The Perils of Free Market Ideology

In a recent Google-chat conversation with the brilliant David Welker:

Under such a hypothesis, “bubbles” are not even conceptually valid. Actually, Clinton balanced the budget. It was George W. Bush and his tax cuts for the rich that broke the bank. Do you believe Greenspan was actually warning of the “risk” of paying down the debt too fast?

That was a matter of lenders lending out subprime loans

The housing bubble occurred during the Bush administration. In large part because Bush appointees did not believe in their mission to regulate the banks.

Yes I see. That’s why many were out to make big bucks

The banks are supposed to take care of themselves. The free market “works”

Or loan out money to people at variable rates

Yeah. Anyway, also Glass Steagall, which in the past prevented banks from making risky bets was repealed. So, we have this huge crisis when the bets that the banks made go bad. And then, we bail these rich people who invested in banks out.


We spend trillions. Yes, you heard that right, trillions, bailing them out. But then, we can’t even spend more than 800 billion bailing out the economy. And over 1/3rd of that was ineffective tax cuts that in the past have proven not to work very well as stimulus. So, you see where our priorities are. Bailing out rich people MUST be done to “save the system” (where one supposed the “system” is the thing that makes sure that the rich benefit more than anyone else)

Bailing out the economy to lower an unemployment rate that hurts young college graduates and those without any college education, well, that just isn’t important. It really is perverse. The Obama administration is the one that proposed an inadequate tax cut. I mean stimulus. It is the Obama administration who made it 1/3rd tax cuts, even though those are ineffective stimulus.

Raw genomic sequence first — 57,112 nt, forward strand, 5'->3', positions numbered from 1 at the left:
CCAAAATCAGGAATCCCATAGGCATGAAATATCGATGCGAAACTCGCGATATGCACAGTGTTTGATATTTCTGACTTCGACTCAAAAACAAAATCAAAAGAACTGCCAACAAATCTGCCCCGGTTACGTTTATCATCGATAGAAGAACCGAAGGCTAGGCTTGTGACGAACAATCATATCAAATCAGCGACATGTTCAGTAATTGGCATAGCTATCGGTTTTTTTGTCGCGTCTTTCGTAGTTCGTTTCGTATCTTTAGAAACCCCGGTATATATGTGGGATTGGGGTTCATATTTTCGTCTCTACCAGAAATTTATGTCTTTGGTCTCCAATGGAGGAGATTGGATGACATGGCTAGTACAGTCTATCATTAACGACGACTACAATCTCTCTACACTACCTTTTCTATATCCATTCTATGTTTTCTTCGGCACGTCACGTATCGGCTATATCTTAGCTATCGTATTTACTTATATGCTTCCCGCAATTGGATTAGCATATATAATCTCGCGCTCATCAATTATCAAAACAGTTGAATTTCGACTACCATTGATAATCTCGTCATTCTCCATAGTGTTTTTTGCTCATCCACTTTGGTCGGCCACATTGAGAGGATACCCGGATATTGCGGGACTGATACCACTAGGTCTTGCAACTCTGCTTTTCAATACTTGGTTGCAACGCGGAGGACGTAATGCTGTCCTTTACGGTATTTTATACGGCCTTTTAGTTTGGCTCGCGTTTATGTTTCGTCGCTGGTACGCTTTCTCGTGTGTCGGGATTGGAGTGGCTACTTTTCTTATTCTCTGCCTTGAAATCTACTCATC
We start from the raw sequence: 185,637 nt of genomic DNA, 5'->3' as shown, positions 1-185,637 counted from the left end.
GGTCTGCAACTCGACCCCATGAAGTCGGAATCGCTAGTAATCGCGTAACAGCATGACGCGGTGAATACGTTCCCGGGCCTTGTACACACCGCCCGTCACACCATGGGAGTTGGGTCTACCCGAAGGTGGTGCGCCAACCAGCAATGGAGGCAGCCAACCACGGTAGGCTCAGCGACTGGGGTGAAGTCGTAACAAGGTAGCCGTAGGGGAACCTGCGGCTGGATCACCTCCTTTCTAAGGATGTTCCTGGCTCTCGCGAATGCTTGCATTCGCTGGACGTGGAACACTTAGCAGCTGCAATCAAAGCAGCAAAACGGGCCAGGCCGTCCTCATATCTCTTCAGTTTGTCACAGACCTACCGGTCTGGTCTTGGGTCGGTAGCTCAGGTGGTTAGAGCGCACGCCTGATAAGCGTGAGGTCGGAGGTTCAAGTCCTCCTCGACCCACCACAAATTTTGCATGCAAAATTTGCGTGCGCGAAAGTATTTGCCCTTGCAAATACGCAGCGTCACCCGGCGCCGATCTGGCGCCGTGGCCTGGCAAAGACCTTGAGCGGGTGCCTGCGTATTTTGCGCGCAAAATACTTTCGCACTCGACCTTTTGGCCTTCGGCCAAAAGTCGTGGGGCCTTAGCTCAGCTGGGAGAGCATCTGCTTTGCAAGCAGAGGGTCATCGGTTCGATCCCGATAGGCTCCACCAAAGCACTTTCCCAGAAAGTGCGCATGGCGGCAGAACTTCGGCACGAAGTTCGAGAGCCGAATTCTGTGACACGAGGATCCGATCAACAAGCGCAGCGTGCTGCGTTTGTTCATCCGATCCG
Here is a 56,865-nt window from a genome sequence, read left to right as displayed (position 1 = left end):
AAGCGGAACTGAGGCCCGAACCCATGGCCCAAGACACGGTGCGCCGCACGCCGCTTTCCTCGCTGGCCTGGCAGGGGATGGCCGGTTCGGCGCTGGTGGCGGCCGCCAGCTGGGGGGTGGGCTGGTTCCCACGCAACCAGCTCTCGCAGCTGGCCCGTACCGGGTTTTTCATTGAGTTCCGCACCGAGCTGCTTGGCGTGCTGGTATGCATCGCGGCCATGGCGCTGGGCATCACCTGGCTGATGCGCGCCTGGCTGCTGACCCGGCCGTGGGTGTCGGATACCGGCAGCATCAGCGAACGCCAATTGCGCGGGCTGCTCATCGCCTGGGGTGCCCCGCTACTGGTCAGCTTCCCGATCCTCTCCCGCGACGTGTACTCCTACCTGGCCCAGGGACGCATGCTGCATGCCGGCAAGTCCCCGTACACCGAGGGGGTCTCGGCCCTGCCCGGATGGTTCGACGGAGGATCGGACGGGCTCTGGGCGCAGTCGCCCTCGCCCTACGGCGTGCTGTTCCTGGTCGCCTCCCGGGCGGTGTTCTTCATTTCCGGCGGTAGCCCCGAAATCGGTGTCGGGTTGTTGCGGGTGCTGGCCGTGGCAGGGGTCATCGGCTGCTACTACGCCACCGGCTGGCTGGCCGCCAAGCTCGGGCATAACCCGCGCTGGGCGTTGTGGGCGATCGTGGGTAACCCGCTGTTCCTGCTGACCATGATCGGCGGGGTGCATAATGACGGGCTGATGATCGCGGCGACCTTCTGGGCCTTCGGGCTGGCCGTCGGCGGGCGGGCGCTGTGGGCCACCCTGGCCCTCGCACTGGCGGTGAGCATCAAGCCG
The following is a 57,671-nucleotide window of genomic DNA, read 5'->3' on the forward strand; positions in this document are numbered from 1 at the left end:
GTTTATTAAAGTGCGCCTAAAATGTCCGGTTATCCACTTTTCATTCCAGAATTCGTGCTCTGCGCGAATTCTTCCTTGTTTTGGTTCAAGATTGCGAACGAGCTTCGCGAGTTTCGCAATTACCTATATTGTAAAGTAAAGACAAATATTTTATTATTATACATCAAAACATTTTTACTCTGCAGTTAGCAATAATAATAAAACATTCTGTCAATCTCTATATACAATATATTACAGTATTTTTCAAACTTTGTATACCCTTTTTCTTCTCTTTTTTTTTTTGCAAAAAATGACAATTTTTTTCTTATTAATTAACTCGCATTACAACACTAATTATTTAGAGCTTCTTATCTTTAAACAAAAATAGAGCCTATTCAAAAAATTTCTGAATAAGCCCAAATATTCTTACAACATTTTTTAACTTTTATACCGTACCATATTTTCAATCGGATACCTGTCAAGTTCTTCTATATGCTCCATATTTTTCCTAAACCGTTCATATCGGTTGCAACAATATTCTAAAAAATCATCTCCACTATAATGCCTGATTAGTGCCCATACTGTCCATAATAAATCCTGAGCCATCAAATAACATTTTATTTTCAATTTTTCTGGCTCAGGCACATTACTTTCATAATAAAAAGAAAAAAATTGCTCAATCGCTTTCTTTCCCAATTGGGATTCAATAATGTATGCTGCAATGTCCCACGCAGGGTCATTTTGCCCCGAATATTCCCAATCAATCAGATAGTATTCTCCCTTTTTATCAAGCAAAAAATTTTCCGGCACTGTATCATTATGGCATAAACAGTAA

It is the Obama administration who directed the money to projects that take a long time to get going; a big portion of the stimulus still hasn’t even been spent! It was the Obama administration that came up with HAMP. Which is completely voluntary. Instead of making the banks, who we spent trillions bailing out, modify home loans to get the housing market going again.

HAMP, Making Home Affordable Act. It gives servicers financial incentives to modify home loans for a very narrow set of home borrowers. It is completely voluntary. And lenders are given vast discretion under HAMP. And there tend to be few consequences for violating HAMP guidelines.

THIS was the Obama administrations pathetic plan to get us out of the housing crisis.
And we wonder why the recession goes on and on and on. Inadequate stimulus. Inadequate relief for homeowners (heave forbid that we “bail out” an “undeserving” homeowner – but I guess the banks we bailed out were all “deserving” And now cuts to Pell Grants? I don’t know what Obama is thinking.

Yeah, I just signed a petition against the cutting of Pell Grants by an additional $56 billion in the next 10 years. I also signed another petition against the UCs cutting $500 million. Not to mention, just got an email from Sojourner ranting against Obama and his administration. It said, Obama should have fought on taxes. The richest 2 percent of the country just got an extension of tax cuts they didn’t need at great cost to us all. There was GOP opposition, and Democrats battling with one another, but President Obama should have been fighting against the self-interests of the wealthiest Americans long before this. He allowed those who benefit from these tax cuts and the political allies they have bought in Congress to frame the debate and set the terms of engagement.”

Now, I ask you, reader, where is the justice? How does the “free market” benefit the collective? How can politicians say they value education when they endorse drastic cuts? Reductions in public spending, inspired by neoliberal ideologies and policies, have created inequality and suffering not only in the US, but in many African countries as well. We cannot call ourselves a democracy when as of 2007, research shows the top 1% of households (the upper class) owned 34.6% of all privately held wealth, and the next 19% (the managerial, professional, and small business stratum) had 50.5%. Now more than ever, we face perilous times.

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